When in a state of nature, some 200 years ago, Toowoomba was a place of meandering streams and lagoons. These wetlands were mostly reduced to concrete-lined drains as the city was adapted to better suit the needs of urbanization and industrialisation. A small paddock near the corner of Alderley and Mackenzie Streets on East Creek survived total elimination, albeit being greatly modified, for example, as Chinese market gardens. (A well that supplied these gardens has been preserved in the reconstructed parkland). In 1980 it was a cow paddock, drained by several deep ditches and infested with weeds. By about then the Aberdeen Street development had encroached on the eastern side of the swamp giving it an unnaturally steep profile.
The vision of Ken Ferrier
Enter Ken Ferrier a local man and committed ‘greenie’. Ken recognized the historical and environmental value of this swampy piece of land and I needed little persuasion to his point of view. Together we wrote a submission to go to the Toowoomba City Council for the preservation and development of the East Creek swamp. It was sent jointly by the Toowoomba Field Naturalist Club (TFNC) and Toowoomba Green Watch (TGW). Both of these organizations were actively involved in conservation at that time. The latter is now defunct, regrettably.
Well this ‘grand plan’ was received with interest by Council who politely ‘put it on the shelf’. However, that was not the end of the matter. The Australian Bicentennial Celebration was to take place in 1988 and each local council had to produce a suitable commemorative project. So we submitted another, more detailed, proposal. Alternatives projects were considered by Council, one being the refurbishment of the Empire Theatre, and costed and rejected. However, the plan for the creation of a water bird habitat on East Creek was adopted in 1983 as Toowoomba’s Bicentennial Project. It had a predicted cost of half a million dollars. Quite a lot of money in those days, to be got from local and federal government and private donations. And seven hectares of land were available, too little really. Work started in 1985.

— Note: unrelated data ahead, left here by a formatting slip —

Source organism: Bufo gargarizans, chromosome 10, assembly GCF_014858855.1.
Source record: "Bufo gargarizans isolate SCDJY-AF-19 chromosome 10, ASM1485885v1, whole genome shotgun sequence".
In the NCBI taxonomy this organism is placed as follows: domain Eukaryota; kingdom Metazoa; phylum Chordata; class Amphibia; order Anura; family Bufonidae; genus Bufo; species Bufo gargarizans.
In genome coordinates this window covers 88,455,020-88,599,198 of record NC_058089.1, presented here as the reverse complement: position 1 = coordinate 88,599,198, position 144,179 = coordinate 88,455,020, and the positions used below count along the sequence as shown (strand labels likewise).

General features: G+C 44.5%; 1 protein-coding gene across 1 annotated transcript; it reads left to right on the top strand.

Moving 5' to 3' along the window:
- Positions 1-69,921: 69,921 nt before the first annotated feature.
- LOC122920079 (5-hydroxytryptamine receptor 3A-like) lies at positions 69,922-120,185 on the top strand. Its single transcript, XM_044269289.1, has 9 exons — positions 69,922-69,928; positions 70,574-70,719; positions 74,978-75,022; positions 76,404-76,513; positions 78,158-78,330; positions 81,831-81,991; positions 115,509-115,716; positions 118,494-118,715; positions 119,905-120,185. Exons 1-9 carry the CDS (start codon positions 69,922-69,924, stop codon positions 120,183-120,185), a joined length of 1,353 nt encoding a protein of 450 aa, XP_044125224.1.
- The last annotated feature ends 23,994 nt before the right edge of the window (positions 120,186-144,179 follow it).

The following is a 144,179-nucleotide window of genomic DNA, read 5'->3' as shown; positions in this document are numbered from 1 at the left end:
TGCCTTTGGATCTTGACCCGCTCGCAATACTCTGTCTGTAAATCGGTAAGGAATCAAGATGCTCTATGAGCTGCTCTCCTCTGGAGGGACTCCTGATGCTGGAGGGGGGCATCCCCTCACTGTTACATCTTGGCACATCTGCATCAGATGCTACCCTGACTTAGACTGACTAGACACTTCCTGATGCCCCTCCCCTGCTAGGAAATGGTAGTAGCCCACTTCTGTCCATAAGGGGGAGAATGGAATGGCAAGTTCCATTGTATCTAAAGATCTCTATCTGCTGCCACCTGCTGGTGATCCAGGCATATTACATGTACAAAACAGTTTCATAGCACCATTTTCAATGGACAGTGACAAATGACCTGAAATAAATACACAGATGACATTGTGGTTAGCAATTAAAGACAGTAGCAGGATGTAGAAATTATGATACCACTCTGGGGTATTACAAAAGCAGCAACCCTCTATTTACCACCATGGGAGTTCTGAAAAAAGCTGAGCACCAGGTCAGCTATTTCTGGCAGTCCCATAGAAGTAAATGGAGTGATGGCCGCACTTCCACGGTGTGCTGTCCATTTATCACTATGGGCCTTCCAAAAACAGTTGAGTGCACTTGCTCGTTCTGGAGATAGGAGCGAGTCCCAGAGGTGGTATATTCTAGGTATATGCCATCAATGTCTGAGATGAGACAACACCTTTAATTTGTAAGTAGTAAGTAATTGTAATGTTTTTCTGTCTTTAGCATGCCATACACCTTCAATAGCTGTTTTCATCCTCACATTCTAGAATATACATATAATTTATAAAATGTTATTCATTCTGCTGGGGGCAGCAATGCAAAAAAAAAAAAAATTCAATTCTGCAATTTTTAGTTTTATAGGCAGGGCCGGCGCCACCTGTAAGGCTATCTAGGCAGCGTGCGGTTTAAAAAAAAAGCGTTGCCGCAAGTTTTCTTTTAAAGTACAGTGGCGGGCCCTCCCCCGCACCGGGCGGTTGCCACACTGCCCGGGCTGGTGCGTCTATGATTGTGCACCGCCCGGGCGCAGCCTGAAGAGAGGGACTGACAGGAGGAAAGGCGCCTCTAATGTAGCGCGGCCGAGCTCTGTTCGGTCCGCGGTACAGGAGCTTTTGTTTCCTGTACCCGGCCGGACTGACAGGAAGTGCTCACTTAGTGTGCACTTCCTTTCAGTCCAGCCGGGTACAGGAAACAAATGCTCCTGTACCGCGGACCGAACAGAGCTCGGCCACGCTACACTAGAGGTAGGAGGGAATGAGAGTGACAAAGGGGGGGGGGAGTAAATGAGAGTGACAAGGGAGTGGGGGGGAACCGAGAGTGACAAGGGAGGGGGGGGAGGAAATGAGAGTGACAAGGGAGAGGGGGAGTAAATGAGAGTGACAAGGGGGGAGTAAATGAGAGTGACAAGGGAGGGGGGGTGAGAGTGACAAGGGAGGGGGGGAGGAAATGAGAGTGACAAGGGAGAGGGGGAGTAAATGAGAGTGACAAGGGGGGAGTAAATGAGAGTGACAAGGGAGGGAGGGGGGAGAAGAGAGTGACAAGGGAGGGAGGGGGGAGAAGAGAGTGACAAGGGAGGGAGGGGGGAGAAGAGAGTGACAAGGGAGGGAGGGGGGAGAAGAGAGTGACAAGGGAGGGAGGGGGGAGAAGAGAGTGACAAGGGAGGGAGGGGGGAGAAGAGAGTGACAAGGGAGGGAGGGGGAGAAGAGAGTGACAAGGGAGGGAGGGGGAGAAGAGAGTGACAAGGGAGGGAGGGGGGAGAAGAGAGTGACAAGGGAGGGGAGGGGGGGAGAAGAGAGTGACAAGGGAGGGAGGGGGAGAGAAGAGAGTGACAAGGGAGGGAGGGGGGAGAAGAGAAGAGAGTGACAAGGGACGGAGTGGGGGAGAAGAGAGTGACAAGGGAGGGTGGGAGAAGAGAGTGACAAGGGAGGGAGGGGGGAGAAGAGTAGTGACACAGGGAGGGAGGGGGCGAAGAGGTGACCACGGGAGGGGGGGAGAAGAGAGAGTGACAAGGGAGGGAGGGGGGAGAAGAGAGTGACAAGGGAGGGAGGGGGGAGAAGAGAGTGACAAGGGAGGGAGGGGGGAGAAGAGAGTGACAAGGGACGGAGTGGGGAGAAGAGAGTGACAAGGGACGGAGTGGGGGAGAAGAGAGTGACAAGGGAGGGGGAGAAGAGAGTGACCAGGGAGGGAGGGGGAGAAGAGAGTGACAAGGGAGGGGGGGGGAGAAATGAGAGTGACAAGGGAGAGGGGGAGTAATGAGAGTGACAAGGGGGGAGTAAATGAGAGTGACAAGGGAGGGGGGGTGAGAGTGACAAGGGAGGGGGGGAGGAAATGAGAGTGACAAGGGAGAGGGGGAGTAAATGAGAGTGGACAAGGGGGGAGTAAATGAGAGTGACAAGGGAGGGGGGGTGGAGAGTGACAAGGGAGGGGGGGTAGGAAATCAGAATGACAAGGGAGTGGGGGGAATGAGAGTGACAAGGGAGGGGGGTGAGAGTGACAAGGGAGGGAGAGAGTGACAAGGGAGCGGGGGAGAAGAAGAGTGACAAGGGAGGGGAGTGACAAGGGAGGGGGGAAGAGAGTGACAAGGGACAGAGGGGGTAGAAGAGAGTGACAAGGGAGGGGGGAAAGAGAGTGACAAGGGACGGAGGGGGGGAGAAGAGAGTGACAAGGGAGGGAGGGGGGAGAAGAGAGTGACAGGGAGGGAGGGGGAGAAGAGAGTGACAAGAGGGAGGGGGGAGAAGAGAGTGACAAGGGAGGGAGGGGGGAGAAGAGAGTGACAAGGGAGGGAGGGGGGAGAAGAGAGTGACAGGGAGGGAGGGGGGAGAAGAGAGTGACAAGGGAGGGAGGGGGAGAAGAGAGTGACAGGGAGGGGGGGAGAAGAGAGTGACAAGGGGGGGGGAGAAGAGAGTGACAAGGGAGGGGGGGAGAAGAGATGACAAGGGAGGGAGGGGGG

Five objectives of the TBWBH
- To save the swamp
- To attract a variety of water birds
- To encourage passive recreation and education
- To have it look attractive
- To aid in flood mitigation
All have been achieved except number 5, which was a bit optimistic in the light of the massive excavations of flood detention basins presently being undertaken upstream and downstream.
|Peg Iseppi at the 1988 opening of the Habitat|
Designing for birds and people
|Platform over the north Lake|
Important ‘small’ details included a gap under the internal fence to allow for the passage of ducklings from their nest holes to the safety of the water, the preservation of the flyway (gap in the trees) from the southwest to the northeast for larger birds with a shallow take-off trajectory, bench seats placed on the lagoon side of the pathway to preserve the view of bird watchers.